Are you starting to see the matrix yet? Because this is at the heart of why diversity problems in the tech industry (or anywhere else) are taking so long to fix. You cannot fix mistakes if you can’t admit them. To admit a mistake is to discredit the Sorting Hat, and would Hogwarts even be what it is without the Sorting Hat? What would your company be like without its hiring process? If faculty at Hogwarts were confronted with inequitable outcomes in assigning points, would they react well or become defensive and retaliate in subtle ways, furthering inequities? If the managers in your organization were confronted with inequitable outcomes in promotion processes, would they move to correct the problem, or dig their heels in and justify their past decisions to avoid confronting the shame of having benefited from an inequitable process?

Fixing systemic problems requires a completely different way of thinking, one we have not trained people to do. Here’s an example of a point-fix to the Luna problem, and why it won’t work. Let’s say Flitwick decides to give Luna and therefore Ravenclaw some points because people keep stealing her stuff and she isn’t suing for a hostile workplace environment. That ought to count for something. Moreover, she’s achieved incredible grades despite chronic low-grade bullying at school and low support at home. Flitwick is told:

  • Bullying is not tolerated at Hogwarts. Everyone in Ravenclaw has received mandatory training on this.
  • If Luna did not report being bullied, whatever happened to her must not be described as bullying.
  • If Flitwick did not report or investigate the bullying he observed, Flitwick is in violation of expectations of faculty, and loses points for Ravenclaw.
  • Since bullying is not tolerated at Hogwarts, surviving bullying is not part of students’ expectations. Luna could not have exceeded expectations that could not exist.
  • Preferential treatment for Luna amounts to favoritism and creates new inequities. After all, Harry Potter is bullied, has low support at home, and nearly dies a lot, and it’s not as if he gets points every time he survives.

I have bad news for you. If you’ve been following along so far, not only do you see the matrix, you’re never going to be able to unsee it. You’ll start to find these patterns and understand not just why things are the way they are today, but who’s invested in keeping them that way. You’ll see the law as a double-edged sword, enforcing the rules of a system that always fails in particular ways because that it was it was designed to do. You’ll understand why women who raise issues about the way they are treated at work will be told that they don’t have a gender discrimination case because “he treats everyone that way, not just women.” You’ll notice that exceptions to the rule are trotted out as tokens: “If XYZ can make it, we don’t have a systemic problem.” And you’ll find the leaders who attempt to justify the individual situations without confronting the overall pattern.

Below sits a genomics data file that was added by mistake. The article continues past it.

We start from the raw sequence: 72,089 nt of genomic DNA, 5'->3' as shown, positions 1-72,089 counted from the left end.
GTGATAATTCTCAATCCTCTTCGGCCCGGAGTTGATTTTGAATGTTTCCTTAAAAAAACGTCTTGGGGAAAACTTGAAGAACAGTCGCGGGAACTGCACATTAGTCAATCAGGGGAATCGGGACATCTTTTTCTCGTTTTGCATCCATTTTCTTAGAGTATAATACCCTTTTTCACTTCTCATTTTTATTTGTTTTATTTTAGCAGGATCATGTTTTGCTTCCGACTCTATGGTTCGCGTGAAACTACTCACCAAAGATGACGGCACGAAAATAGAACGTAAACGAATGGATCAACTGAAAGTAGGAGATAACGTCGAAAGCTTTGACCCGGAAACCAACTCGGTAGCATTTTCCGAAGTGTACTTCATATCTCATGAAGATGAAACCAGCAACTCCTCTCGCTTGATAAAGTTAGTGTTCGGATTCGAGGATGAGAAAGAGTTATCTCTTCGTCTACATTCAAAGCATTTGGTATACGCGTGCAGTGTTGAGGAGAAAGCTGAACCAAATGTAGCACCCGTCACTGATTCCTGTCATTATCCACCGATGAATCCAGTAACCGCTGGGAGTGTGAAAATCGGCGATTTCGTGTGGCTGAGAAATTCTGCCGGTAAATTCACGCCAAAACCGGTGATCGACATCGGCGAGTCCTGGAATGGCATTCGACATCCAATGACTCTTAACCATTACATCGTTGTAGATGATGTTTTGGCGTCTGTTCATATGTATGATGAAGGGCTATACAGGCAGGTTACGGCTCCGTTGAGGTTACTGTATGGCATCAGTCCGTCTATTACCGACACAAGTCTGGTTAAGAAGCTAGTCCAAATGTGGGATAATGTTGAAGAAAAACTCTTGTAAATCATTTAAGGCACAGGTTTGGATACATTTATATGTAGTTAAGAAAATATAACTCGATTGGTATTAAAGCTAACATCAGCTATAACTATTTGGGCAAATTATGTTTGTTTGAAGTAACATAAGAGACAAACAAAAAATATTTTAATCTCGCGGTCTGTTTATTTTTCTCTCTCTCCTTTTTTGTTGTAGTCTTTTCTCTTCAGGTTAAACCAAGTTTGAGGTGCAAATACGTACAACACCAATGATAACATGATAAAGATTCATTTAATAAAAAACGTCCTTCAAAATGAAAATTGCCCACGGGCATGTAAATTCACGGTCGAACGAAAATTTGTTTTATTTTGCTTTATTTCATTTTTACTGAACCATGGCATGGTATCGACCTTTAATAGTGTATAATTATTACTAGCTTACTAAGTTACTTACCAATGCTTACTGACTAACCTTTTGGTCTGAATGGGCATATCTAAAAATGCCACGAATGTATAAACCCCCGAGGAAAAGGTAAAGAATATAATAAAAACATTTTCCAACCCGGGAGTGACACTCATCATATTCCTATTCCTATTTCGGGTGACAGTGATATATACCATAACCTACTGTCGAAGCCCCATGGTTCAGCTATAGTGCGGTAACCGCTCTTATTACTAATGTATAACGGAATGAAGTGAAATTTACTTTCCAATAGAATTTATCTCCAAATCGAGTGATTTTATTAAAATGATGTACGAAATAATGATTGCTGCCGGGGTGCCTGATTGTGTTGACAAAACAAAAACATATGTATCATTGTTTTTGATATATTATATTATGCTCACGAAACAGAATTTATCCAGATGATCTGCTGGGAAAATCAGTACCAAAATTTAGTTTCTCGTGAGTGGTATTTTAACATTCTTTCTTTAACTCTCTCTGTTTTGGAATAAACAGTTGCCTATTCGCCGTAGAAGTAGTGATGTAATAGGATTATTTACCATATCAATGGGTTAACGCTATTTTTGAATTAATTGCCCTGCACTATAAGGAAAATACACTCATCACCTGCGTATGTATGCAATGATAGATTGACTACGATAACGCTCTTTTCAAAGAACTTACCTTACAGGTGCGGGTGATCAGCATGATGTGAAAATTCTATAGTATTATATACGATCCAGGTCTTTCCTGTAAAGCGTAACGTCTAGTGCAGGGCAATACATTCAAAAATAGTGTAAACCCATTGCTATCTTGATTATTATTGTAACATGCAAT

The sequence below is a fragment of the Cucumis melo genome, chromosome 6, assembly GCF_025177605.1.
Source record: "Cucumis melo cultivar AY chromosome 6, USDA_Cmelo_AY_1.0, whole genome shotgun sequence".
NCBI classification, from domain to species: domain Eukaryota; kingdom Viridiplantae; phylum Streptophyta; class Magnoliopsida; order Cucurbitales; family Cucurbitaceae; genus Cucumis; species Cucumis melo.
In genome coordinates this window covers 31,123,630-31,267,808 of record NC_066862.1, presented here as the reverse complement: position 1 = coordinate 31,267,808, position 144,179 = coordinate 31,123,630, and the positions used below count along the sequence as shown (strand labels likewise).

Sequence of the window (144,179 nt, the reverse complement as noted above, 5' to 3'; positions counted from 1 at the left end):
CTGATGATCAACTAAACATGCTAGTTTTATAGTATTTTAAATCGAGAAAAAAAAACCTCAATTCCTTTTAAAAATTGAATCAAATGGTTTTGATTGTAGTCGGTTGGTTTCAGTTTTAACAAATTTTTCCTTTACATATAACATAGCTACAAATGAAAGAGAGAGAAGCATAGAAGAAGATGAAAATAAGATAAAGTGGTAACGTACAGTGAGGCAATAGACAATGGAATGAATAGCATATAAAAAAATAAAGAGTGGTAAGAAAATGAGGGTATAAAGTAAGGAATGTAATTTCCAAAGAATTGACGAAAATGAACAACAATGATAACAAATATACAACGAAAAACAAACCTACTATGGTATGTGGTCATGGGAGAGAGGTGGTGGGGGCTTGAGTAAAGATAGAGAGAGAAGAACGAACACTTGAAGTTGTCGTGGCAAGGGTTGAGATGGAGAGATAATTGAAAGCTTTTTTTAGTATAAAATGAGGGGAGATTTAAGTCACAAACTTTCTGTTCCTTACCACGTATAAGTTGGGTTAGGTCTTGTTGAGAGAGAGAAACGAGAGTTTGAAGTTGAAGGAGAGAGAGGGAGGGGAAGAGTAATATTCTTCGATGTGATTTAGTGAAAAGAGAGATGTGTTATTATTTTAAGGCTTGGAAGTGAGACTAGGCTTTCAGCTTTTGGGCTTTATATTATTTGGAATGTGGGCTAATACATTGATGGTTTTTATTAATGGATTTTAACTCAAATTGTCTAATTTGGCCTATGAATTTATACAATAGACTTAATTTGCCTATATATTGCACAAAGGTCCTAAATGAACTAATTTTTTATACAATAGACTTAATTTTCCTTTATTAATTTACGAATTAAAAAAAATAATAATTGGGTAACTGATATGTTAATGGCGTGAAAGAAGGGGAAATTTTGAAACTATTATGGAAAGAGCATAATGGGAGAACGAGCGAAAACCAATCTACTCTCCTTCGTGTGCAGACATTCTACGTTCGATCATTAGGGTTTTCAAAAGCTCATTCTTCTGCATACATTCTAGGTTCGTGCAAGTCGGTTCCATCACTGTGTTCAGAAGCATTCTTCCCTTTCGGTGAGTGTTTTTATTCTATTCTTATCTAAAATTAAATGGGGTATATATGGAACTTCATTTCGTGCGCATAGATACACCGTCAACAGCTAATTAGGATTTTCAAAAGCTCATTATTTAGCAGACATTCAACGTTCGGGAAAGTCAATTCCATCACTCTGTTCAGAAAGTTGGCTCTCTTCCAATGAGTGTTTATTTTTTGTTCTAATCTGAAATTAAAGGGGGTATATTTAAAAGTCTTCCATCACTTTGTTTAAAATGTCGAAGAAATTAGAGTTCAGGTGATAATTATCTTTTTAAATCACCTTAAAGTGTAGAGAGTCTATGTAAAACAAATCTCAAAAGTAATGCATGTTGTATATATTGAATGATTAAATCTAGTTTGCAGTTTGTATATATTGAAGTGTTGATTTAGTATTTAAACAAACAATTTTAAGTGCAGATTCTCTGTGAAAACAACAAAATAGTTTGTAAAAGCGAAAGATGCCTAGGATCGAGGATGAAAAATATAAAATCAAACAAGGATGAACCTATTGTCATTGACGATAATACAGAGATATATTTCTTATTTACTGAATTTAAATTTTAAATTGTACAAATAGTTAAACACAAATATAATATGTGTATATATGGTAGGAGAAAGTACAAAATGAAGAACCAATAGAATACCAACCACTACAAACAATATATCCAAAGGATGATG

There are many aspects to systemic thinking. Recognizing the role of survivorship bias, for instance, where members of minoritized groups in a leadership position are called to defend a system that produces inequitable outcomes. By parading their own success story they attempt to invalidate other people’s experiences as evidence of a systemic problem. Unlearning survivorship bias means going out of your way to hear the stories of the black dots that didn’t survive your pipeline, even if it means recognizing your own success as a matter of chance rather than merit.

There’s also unlearning “majority vote” which dominates our modern existence so completely as to have become invisible. A friend shared this story of why Sweden clears the snow off pavements before clearing the roads, and it stuck with me. While most cities clear the roads first to ensure cars can access the city’s financial center, clearing the walkways first prioritizes people with wheelchairs, baby strollers, or no access to cars, to reach public transit. We are so used to listening to either the loudest voices, or the voice of the majority (especially when making data-driven decisions) that we neglect the needs of the minority even when they present a solution that can benefit everyone, including the majority.

Seeing the matrix isn’t all bad. The saving grace is being able to see the root cause of problems, rather than just the symptoms. It means we can focus our efforts on the things that will have the greatest impact, rather than the things that feel the most satisfying in the moment. As an example, if you cared about the environment, but felt worse about the paper cup your coffee comes in than the beef you had for dinner last night, or worse about your coffee than the soy milk you added to it, maybe understanding the system as a whole could lead to more intentional choices and better results overall.

Ultimately, seeing the matrix comes down to understanding why certain problems exist and why they worsen, and burrowing deep into it helps you see through the perverse incentives that keep the problem in place.

Understanding systemic problems is also the first and most necessary step to fixing them, which will be the topic of the next of these essays.

This is Part Two of a four-part series. Part One is here.

P.S. You should also see The Matrix.

Author of "Driving by Starlight" and “The Night Wolves” I'm on Twitter at @anat_deracine